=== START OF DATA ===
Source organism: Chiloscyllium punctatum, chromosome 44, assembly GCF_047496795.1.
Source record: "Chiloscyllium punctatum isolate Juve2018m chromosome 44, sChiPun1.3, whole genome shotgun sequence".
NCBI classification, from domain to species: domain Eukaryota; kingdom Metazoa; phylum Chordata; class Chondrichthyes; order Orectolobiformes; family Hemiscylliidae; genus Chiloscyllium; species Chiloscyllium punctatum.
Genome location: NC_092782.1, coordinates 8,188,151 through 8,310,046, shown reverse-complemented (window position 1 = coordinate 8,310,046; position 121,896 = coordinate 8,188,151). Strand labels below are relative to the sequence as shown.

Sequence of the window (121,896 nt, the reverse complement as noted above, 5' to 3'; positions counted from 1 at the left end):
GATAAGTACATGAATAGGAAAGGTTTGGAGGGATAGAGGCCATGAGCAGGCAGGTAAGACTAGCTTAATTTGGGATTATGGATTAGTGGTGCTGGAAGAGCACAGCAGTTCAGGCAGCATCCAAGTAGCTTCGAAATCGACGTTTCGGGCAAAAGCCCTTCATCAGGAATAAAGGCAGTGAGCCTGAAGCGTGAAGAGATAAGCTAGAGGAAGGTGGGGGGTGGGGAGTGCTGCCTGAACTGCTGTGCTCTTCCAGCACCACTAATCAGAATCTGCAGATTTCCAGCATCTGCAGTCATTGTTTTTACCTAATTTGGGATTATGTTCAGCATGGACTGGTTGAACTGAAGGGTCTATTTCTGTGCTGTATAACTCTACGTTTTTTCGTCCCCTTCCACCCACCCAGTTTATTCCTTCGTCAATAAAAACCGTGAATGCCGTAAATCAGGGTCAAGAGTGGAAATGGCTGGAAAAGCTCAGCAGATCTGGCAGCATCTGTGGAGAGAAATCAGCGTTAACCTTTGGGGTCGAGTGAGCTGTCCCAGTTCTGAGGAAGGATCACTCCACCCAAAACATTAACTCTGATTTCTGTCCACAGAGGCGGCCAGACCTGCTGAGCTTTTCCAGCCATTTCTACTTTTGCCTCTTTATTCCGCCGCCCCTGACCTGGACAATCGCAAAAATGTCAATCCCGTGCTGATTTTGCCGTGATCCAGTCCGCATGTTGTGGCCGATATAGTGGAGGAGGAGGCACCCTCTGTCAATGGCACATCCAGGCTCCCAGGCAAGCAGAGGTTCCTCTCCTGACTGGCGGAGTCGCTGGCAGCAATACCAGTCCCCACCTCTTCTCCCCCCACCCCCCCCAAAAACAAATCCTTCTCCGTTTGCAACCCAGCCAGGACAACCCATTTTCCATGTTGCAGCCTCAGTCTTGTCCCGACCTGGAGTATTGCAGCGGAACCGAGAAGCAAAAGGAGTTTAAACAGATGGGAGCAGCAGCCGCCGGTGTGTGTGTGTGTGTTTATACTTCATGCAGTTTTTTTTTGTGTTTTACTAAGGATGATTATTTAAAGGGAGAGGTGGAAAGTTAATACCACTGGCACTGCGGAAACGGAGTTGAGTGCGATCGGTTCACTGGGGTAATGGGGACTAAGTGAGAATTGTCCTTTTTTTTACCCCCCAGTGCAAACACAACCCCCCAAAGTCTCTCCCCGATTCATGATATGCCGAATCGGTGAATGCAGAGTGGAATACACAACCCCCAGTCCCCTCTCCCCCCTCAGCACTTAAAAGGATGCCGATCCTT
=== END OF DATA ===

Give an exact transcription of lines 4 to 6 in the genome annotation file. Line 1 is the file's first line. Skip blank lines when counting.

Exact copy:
Genome location: NC_092782.1, coordinates 8,188,151 through 8,310,046, shown reverse-complemented (window position 1 = coordinate 8,310,046; position 121,896 = coordinate 8,188,151). Strand labels below are relative to the sequence as shown.

Sequence of the window (121,896 nt, the reverse complement as noted above, 5' to 3'; positions counted from 1 at the left end):
GATAAGTACATGAATAGGAAAGGTTTGGAGGGATAGAGGCCATGAGCAGGCAGGTAAGACTAGCTTAATTTGGGATTATGGATTAGTGGTGCTGGAAGAGCACAGCAGTTCAGGCAGCATCCAAGTAGCTTCGAAATCGACGTTTCGGGCAAAAGCCCTTCATCAGGAATAAAGGCAGTGAGCCTGAAGCGTGAAGAGATAAGCTAGAGGAAGGTGGGGGGTGGGGAGTGCTGCCTGAACTGCTGTGCTCTTCCAGCACCACTAATCAGAATCTGCAGATTTCCAGCATCTGCAGTCATTGTTTTTACCTAATTTGGGATTATGTTCAGCATGGACTGGTTGAACTGAAGGGTCTATTTCTGTGCTGTATAACTCTACGTTTTTTCGTCCCCTTCCACCCACCCAGTTTATTCCTTCGTCAATAAAAACCGTGAATGCCGTAAATCAGGGTCAAGAGTGGAAATGGCTGGAAAAGCTCAGCAGATCTGGCAGCATCTGTGGAGAGAAATCAGCGTTAACCTTTGGGGTCGAGTGAGCTGTCCCAGTTCTGAGGAAGGATCACTCCACCCAAAACATTAACTCTGATTTCTGTCCACAGAGGCGGCCAGACCTGCTGAGCTTTTCCAGCCATTTCTACTTTTGCCTCTTTATTCCGCCGCCCCTGACCTGGACAATCGCAAAAATGTCAATCCCGTGCTGATTTTGCCGTGATCCAGTCCGCATGTTGTGGCCGATATAGTGGAGGAGGAGGCACCCTCTGTCAATGGCACATCCAGGCTCCCAGGCAAGCAGAGGTTCCTCTCCTGACTGGCGGAGTCGCTGGCAGCAATACCAGTCCCCACCTCTTCTCCCCCCACCCCCCCCAAAAACAAATCCTTCTCCGTTTGCAACCCAGCCAGGACAACCCATTTTCCATGTTGCAGCCTCAGTCTTGTCCCGACCTGGAGTATTGCAGCGGAACCGAGAAGCAAAAGGAGTTTAAACAGATGGGAGCAGCAGCCGCCGGTGTGTGTGTGTGTGTTTATACTTCATGCAGTTTTTTTTTGTGTTTTACTAAGGATGATTATTTAAAGGGAGAGGTGGAAAGTTAATACCACTGGCACTGCGGAAACGGAGTTGAGTGCGATCGGTTCACTGGGGTAATGGGGACTAAGTGAGAATTGTCCTTTTTTTTACCCCCCAGTGCAAACACAACCCCCCAAAGTCTCTCCCCGATTCATGATATGCCGAATCGGTGAATGCAGAGTGGAATACACAACCCCCAGTCCCCTCTCCCCCCTCAGCACTTAAAAGGATGCCGATCCTT